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Equilibrium Vertical Foreclosure in the Repeated Game

Author

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  • Hans-Theo Normann

    (Royal Holloway, University of London)

Abstract

This paper analyzes if vertical foreclosure can emerge as an equilibrium outcome of an infinitely repeated game. Foreclosure is profitable due to a 'raising rival's costs' effect but it is not a Nash equilibrium of the static game. The results are that foreclosure is in fact a subgame perfect Nash equilibrium of the repeated game, and it may facilitate collusion compared to the nonintegrated industry. The possibility of a counter merger of the nonintegrated firms negatively affects the likelihood and profitability of collusive foreclosure.

Suggested Citation

  • Hans-Theo Normann, 2004. "Equilibrium Vertical Foreclosure in the Repeated Game," Industrial Organization 0408008, University Library of Munich, Germany.
  • Handle: RePEc:wpa:wuwpio:0408008
    Note: Type of Document - pdf; pages: 18. Preliminary draft
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    References listed on IDEAS

    as
    1. Jeffrey Church & Neil Gandal, 2000. "Systems Competition, Vertical Merger, and Foreclosure," Journal of Economics & Management Strategy, Wiley Blackwell, vol. 9(1), pages 25-51, March.
    2. Riordan, Michael H, 1998. "Anticompetitive Vertical Integration by a Dominant Firm," American Economic Review, American Economic Association, vol. 88(5), pages 1232-1248, December.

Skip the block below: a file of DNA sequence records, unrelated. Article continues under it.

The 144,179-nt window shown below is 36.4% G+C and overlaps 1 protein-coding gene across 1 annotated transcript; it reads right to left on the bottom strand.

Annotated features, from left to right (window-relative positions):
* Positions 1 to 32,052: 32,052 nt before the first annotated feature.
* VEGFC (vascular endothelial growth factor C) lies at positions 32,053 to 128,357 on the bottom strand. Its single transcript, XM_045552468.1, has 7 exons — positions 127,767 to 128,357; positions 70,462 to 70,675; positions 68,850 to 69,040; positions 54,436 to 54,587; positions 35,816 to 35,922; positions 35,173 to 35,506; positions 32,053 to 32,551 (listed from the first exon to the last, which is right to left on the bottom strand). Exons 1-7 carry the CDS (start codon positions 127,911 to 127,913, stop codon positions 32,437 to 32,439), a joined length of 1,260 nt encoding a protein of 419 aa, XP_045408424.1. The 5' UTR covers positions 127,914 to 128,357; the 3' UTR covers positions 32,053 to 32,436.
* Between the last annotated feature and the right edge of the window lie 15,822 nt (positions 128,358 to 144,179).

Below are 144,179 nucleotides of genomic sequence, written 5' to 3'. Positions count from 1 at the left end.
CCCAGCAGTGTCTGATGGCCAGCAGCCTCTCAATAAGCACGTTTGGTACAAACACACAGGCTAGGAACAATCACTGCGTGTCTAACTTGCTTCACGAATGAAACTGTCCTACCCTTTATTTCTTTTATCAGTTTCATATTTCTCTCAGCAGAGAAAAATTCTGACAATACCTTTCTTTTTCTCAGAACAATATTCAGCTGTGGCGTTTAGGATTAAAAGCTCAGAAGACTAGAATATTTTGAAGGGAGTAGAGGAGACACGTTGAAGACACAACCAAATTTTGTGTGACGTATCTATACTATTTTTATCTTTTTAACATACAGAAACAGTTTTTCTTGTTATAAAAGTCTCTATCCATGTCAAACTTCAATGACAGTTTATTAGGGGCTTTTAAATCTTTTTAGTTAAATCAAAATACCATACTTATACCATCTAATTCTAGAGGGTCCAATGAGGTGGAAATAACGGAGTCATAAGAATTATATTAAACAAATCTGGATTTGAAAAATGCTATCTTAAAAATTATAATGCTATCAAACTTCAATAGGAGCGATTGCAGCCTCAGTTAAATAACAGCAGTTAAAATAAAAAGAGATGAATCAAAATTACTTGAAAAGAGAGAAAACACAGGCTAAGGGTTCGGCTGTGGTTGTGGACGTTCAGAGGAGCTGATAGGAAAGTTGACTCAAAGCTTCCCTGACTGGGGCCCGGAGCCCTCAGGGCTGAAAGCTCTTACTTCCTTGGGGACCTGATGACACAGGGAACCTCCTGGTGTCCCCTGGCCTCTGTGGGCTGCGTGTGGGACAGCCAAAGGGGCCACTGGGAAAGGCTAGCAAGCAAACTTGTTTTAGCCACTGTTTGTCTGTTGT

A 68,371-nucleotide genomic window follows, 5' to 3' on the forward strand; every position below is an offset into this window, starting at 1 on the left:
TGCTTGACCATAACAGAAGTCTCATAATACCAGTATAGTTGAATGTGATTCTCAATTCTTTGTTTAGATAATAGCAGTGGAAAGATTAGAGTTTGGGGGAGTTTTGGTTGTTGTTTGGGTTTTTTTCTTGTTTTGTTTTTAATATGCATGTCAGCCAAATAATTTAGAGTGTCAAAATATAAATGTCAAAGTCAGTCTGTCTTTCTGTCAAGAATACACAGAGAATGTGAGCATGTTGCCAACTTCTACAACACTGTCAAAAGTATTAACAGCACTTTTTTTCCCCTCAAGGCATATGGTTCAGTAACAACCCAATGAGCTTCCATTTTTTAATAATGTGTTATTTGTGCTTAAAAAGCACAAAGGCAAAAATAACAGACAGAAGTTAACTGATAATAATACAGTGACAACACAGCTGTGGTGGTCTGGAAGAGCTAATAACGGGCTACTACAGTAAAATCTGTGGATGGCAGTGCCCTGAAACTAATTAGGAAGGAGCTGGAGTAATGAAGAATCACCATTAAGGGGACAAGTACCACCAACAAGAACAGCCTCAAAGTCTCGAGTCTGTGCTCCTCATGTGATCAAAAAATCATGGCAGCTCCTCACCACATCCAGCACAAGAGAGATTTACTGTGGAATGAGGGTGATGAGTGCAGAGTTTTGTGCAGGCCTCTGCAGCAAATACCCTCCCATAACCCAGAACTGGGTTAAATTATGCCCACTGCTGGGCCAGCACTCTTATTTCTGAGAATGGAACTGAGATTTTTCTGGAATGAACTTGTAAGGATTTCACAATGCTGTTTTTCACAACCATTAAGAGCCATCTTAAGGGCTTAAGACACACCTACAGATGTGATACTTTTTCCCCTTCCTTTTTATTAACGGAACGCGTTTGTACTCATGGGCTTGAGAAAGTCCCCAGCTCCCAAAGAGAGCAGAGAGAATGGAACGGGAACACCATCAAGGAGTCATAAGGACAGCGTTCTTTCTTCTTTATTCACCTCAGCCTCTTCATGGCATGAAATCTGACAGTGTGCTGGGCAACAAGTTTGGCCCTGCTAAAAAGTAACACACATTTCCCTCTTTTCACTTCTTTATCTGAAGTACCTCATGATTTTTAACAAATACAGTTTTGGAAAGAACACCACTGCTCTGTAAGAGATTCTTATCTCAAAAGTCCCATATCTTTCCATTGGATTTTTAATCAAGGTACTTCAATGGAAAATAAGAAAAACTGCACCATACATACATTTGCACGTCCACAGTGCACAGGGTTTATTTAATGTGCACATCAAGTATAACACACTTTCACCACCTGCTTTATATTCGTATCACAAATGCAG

3. Jay Pil Choi & Sang-Seung Yi, 2000. "Vertical Foreclosure with the Choice of Input Specifications," RAND Journal of Economics, The RAND Corporation, vol. 31(4), pages 717-743, Winter.
    4. Chen, Yongmin, 2001. "On Vertical Mergers and Their Competitive Effects," RAND Journal of Economics, The RAND Corporation, vol. 32(4), pages 667-685, Winter.
    5. Ordover, Janusz A & Saloner, Garth & Salop, Steven C, 1990. "Equilibrium Vertical Foreclosure," American Economic Review, American Economic Association, vol. 80(1), pages 127-142, March.
    6. Reiffen, David, 1992. "Equilibrium Vertical Foreclosure: Comment," American Economic Review, American Economic Association, vol. 82(3), pages 694-697, June.
    7. Xavier Vives, 2001. "Oligopoly Pricing: Old Ideas and New Tools," MIT Press Books, The MIT Press, edition 1, volume 1, number 026272040x.
    8. Ordover, Janusz A & Saloner, Garth & Salop, Steven C, 1992. "Equilibrium Vertical Foreclosure: Reply," American Economic Review, American Economic Association, vol. 82(3), pages 698-703, June.
    9. B. Douglas Bernheim & Michael D. Whinston, 1990. "Multimarket Contact and Collusive Behavior," RAND Journal of Economics, The RAND Corporation, vol. 21(1), pages 1-26, Spring.
    10. Yongmin Chen, 2005. "Vertical Disintegration," Journal of Economics & Management Strategy, Wiley Blackwell, vol. 14(1), pages 209-229, March.
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    Citations

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    Cited by:

    1. Normann, Hans-Theo, 2009. "Vertical integration, raising rivals' costs and upstream collusion," European Economic Review, Elsevier, vol. 53(4), pages 461-480, May.
    2. Pedro Mendi, 2009. "Backward integration and collusion in a duopoly model with asymmetric costs," Journal of Economics, Springer, vol. 96(2), pages 95-112, March.
    3. Pedro Mendi, 2005. "Vertical Integration, Collusion Downstream, and Partial Market Foreclosure," Faculty Working Papers 17/05, School of Economics and Business Administration, University of Navarra.

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    More about this item

    Keywords

    foreclosure; vertical integration; collusion;
    All these keywords.

    JEL classification:

    • D43 - Microeconomics - - Market Structure, Pricing, and Design - - - Oligopoly and Other Forms of Market Imperfection
    • L13 - Industrial Organization - - Market Structure, Firm Strategy, and Market Performance - - - Oligopoly and Other Imperfect Markets
    • L23 - Industrial Organization - - Firm Objectives, Organization, and Behavior - - - Organization of Production
    • L40 - Industrial Organization - - Antitrust Issues and Policies - - - General

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